Saturday, January 17, 2009

Library Technician Career Profile

There are a number of different names that library technicians may go by, depending on where they are employed. Some library technicians are known as Library technical assistants while others are known as media aides. The basic function for most library technician jobs is simply to assist the librarian, though this can mean many tasks including helping to organize and prepare materials, assisting in the library's technological advances and many other requirements and responsibilities as well.

The Library technician is a position that is directly beneath the supervision of the librarian, but many librarian technicians can work independently and can assume more duties because the duties of the library technician become more involved over time. The basic function of a library technician is to assist the librarian in any way that they need, though the library technician may do things on his or her own depending on the requirements of the library. In larger librarians, technicians may have smaller and more specialized positions, while in smaller libraries a single technician may wear many hats.

The need for library technicians is essential not only in libraries but also book mobiles, school libraries and other library settings. Library Technicians also often serve the link between library users and whatever resources they should happen to require. Duties that the library technician may be required to carry out include:

- Organization and Maintenance of Periodicals

- Preparation of Volumes for Binding

- Cataloging Library Materials

- Coding Library Materials

- Retrieving Information Stored within Computer Databases

- Interlibrary Loan Requests

- Invoice Preparation

- Support Staff Supervision

- Bookmobile Outing Management

- Education of Students on the Library System in Schools

The education and training that are necessary for careers in library technician work are varied depending on the work that is available. It is possible to obtain positions in library technician jobs with the minimum high school diploma, while some other libraries require that individuals have a secondary education, while other still do their hiring based on training and work experience. In some situations, training can be experienced on the job rather than being required before hiring. Most colleges and universities offer degrees in library science, which would make obtaining such a position much easier as less training and experience would be required. In addition to holding a degree in library science, it is also advisable for aspiring library technicians to have a strong computer background because computers are an integral part of the library system.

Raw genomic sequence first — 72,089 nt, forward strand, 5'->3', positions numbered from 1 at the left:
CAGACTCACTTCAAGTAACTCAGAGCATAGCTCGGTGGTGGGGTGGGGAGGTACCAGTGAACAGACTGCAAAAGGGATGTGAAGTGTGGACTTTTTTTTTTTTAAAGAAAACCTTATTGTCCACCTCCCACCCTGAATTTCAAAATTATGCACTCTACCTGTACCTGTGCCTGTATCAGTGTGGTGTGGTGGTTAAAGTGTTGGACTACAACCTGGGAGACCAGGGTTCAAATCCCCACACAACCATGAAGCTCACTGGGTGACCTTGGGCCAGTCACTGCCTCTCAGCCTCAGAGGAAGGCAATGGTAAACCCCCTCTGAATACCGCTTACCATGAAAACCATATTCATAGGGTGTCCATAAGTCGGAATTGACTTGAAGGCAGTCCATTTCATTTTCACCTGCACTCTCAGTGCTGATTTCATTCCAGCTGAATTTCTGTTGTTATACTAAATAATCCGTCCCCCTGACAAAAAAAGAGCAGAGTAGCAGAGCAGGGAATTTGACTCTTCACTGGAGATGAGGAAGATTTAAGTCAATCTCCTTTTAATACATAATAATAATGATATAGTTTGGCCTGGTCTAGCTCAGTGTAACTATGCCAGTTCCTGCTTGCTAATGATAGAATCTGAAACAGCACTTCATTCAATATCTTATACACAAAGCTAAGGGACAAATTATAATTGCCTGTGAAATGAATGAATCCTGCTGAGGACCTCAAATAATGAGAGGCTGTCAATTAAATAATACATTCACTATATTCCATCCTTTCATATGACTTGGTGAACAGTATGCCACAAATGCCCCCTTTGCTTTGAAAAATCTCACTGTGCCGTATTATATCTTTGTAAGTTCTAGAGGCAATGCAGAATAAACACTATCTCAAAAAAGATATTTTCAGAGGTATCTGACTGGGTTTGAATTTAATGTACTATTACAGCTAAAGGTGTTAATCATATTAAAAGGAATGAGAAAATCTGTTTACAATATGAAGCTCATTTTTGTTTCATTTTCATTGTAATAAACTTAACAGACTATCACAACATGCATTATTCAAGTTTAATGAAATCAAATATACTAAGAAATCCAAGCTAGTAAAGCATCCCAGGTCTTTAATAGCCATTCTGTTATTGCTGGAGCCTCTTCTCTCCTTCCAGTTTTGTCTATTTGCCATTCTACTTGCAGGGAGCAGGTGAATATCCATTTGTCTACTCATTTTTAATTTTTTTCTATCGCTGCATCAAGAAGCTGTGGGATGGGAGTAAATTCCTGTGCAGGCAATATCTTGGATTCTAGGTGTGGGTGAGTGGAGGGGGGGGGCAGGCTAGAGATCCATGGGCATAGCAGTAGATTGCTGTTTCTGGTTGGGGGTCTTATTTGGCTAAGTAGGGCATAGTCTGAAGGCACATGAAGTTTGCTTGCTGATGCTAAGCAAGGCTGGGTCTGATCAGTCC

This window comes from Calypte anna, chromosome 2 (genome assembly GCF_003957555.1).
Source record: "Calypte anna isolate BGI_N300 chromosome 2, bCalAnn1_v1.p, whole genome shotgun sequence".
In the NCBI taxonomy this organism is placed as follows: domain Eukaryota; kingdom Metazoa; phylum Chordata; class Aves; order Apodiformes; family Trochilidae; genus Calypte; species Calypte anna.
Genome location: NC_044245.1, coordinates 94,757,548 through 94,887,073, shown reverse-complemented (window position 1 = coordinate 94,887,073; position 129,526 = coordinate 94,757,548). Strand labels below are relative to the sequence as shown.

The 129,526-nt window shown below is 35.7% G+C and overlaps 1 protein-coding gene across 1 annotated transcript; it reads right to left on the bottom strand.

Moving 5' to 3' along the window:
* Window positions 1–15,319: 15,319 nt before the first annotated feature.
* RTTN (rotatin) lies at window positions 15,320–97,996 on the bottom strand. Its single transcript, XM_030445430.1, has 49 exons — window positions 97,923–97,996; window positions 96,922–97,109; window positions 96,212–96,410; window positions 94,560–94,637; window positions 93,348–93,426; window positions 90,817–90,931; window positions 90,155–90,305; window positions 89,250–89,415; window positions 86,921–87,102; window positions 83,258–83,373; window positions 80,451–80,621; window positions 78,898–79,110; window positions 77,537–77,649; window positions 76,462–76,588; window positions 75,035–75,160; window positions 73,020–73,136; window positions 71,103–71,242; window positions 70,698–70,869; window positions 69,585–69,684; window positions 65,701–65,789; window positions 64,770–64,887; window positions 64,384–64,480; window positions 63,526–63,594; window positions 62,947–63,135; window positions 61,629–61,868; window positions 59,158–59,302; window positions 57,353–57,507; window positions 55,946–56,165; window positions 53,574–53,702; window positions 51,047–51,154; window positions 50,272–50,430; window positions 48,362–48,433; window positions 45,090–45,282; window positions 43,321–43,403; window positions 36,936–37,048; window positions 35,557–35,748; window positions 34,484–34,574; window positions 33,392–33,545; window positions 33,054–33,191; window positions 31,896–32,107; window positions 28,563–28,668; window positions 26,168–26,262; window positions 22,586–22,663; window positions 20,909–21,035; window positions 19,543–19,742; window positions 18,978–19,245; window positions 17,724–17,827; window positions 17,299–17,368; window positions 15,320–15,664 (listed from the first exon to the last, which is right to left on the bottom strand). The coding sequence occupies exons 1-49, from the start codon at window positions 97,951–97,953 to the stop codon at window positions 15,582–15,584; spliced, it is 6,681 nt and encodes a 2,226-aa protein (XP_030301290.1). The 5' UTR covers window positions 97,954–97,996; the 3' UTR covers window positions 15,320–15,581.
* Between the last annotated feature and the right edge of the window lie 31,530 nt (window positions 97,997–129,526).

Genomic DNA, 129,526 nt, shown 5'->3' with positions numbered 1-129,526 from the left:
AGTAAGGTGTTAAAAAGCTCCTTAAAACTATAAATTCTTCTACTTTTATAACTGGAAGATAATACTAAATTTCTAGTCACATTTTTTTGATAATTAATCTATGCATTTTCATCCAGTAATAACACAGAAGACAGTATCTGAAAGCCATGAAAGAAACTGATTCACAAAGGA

The specifics of salaries associated with library technician jobs tend to vary just as much as the duties involved with each of the positions. Along with base salaries, many library technicians can also earn advancement opportunities that are largely based on efficiency and responsibility within one's current position. Added responsibility and added salary come with advancement.

The average annual earnings of a library technician in May of 2004 was reported as $24,940, with the middle 50 percent of earners earning between $18,640 and $32,600. The lowest 10 percent of workers only earned $14,760 or less. The highest earners in library technician positions on the other hand earned more than $40,730. The average annual salary for a library technician job is different depending on what industry the library falls into, like so:

Colleges, Professional Schools and Universities: $28,940 on average.

Local Government Libraries: $23,560 on average.

Information Services: $22,510 on average.

Elementary and Secondary School Libraries: $22,510 on average.

According to figures that are produced by, the average library technician with a minimum amount of experience is earning an average of $14.16 per hour, although this is based on living in California and the figures will be unique to other regions. The differences in pay will reflect the region of employment and the cost of living in said region in addition to experience, education, training requirements and background.

Becoming a library technician may be a springboard into a higher career field, but this is not always the case. There are a number of library positions that can be advanced into. Most careers do require basic knowledge of library activities, so beginning as a library technician is usually a safe bet if you have your eye on a higher position in the chain. Technicians with computer experience are likely to earn more than those who lack it, because computer skills are in especially great demand within the library industry.

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